When added to RNNs, attention mechanisms led to large gains in performance. The introduction of the Transformer brought to light the fact that attention mechanisms were powerful in themselves, and that sequential recurrent processing of data was not necessary for achieving the performance gains of RNNs with attention. The Transformer uses an attention mechanism without being an RNN, processing all tokens at the same time and calculating attention weights between them. The fact that Transformers do not rely on sequential processing, and lend themselves very easily to parallelization, allows Transformers to be trained more efficiently on larger datasets.

Architecture[edit]

Like the models invented before it, the Transformer is an encoder-decoder architecture. The encoder consists of a set of encoding layers that processes the input iteratively one layer after another and the decoder consists of a set of decoding layers that does the same thing to the output of the encoder.

The function of each encoder layer is to process its input to generate encodings, containing information about which parts of the inputs are relevant to each other. It passes its set of encodings to the next encoder layer as inputs. Each decoder layer does the opposite, taking all the encodings and processes them, using their incorporated contextual information to generate an output sequence.[4] To achieve this, each encoder and decoder layer makes use of an attention mechanism, which for each input, weighs the relevance of every other input and draws information from them accordingly to produce the output.[5] Each layer decoder also has an additional attention mechanism which draws information from the outputs of previous decoders, before the decoder layer draws information from the encodings. Both the encoder and decoder layers have a feed-forward neural network for additional processing of the outputs, and contain residual connections and layer normalization steps.[5]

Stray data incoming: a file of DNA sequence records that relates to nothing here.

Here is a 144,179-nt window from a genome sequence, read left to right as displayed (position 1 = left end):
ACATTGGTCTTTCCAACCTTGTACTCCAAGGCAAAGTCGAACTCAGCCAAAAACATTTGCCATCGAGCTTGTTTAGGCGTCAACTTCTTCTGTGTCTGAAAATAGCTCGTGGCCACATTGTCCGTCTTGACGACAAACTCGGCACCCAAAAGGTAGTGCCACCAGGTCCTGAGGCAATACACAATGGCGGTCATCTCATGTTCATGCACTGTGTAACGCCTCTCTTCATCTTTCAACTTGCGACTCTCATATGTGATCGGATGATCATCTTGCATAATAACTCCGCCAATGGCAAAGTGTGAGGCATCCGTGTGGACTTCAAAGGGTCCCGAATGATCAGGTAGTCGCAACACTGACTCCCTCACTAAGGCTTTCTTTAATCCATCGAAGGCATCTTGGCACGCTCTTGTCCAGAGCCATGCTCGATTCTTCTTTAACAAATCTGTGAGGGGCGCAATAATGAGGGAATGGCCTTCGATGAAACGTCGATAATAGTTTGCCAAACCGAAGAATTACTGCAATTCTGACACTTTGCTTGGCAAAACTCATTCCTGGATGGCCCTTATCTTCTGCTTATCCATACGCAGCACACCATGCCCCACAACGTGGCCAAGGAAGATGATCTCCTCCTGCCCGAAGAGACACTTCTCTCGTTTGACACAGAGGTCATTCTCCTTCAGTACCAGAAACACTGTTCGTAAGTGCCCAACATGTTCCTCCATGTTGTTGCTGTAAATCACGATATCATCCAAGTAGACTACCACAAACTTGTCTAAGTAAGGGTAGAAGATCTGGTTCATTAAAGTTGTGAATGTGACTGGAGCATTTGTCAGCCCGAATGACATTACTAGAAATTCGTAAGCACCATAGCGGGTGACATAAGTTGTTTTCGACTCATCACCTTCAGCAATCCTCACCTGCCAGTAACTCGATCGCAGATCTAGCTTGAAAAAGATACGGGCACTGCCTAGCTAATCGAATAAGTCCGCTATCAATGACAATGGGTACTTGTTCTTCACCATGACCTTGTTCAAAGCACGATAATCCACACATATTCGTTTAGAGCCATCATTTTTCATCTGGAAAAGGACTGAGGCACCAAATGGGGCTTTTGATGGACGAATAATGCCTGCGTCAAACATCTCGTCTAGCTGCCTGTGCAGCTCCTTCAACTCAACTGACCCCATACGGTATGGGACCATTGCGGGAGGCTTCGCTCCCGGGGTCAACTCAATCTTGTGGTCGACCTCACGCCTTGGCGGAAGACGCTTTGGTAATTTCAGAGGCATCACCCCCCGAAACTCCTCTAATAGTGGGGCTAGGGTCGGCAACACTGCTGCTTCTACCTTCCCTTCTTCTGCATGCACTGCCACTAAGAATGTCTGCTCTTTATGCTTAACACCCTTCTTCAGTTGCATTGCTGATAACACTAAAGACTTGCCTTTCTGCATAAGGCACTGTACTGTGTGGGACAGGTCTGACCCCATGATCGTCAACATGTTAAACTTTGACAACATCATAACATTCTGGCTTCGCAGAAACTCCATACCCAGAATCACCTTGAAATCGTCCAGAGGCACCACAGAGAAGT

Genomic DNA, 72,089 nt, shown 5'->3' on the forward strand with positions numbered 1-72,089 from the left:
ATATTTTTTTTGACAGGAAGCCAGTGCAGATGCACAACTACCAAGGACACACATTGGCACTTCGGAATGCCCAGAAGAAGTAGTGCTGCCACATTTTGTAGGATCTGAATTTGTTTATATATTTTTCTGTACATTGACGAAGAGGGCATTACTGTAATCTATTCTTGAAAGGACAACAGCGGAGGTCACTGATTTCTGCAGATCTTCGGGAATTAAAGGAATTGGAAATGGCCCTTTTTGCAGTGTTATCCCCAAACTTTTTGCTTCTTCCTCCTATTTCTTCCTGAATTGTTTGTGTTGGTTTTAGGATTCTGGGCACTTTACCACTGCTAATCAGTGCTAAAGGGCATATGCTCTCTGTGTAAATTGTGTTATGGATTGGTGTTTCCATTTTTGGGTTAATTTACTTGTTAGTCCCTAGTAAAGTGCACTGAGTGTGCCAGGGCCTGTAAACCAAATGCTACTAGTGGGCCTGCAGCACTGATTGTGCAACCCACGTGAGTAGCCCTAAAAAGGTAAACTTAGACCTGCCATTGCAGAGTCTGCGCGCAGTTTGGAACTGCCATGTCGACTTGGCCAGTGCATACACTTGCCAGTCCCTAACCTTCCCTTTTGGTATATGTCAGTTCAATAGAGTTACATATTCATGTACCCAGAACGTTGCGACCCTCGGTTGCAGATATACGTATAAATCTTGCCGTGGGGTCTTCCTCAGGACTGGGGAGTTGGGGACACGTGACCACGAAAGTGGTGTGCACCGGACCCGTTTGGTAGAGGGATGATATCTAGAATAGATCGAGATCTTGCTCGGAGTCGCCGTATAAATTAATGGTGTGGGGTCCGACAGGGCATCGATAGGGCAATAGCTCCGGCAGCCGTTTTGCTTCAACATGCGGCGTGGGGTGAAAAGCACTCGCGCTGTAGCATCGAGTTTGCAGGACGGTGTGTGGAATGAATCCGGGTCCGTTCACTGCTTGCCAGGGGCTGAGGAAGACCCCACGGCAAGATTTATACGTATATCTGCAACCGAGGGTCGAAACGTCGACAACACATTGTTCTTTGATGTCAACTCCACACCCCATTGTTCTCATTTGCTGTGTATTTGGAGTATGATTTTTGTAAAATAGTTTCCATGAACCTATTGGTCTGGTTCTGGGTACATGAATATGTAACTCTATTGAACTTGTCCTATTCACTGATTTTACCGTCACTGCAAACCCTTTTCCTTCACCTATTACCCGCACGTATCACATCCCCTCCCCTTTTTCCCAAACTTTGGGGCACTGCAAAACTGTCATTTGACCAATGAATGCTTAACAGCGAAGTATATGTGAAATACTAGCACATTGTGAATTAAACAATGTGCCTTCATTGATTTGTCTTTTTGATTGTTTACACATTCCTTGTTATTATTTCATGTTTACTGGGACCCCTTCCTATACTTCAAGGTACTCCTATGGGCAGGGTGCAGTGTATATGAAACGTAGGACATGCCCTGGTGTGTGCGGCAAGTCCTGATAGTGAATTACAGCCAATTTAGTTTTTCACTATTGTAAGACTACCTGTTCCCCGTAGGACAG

Scaled dot-product attention[edit]

The basic building blocks of the Transformer are scaled dot-product attention units. When a sentence is passed into a Transformer model, attention weights are calculated between every token simultaneously. The attention unit produces embeddings for every token in context that contain information not only about the token itself, but also a weighted combination of other relevant tokens weighted by the attention weights.

Concretely, for each attention unit the Transformer model learns three weight matrices; the query weights , the key weights , and the value weights . For each token , the input word embedding is multiplied with each of the three weight matrices to produce a query vector , a key vector , and a value vector . Attention weights are calculated using the query and key vectors: the attention weight from token to token is the dot product between and . The attention weights are divided by the square root of the dimension of the key vectors, , which stabilizes gradients during training, and passed through a softmax which normalizes the weights to sum to . The fact that and are different matrices allows attention to be non-symmetric: if token attends to token (i.e. is large), this does not necessarily mean that token will attend to token (i.e. is large). The output of the attention unit for token is the weighted sum of the value vectors of all tokens, weighted by , the attention from to each token.

The attention calculation for all tokens can be expressed as one large matrix calculation, which is useful for training due to computational matrix operation optimizations which make matrix operations fast to compute. The matrices , and are defined as the matrices where the th rows are vectors , , and respectively.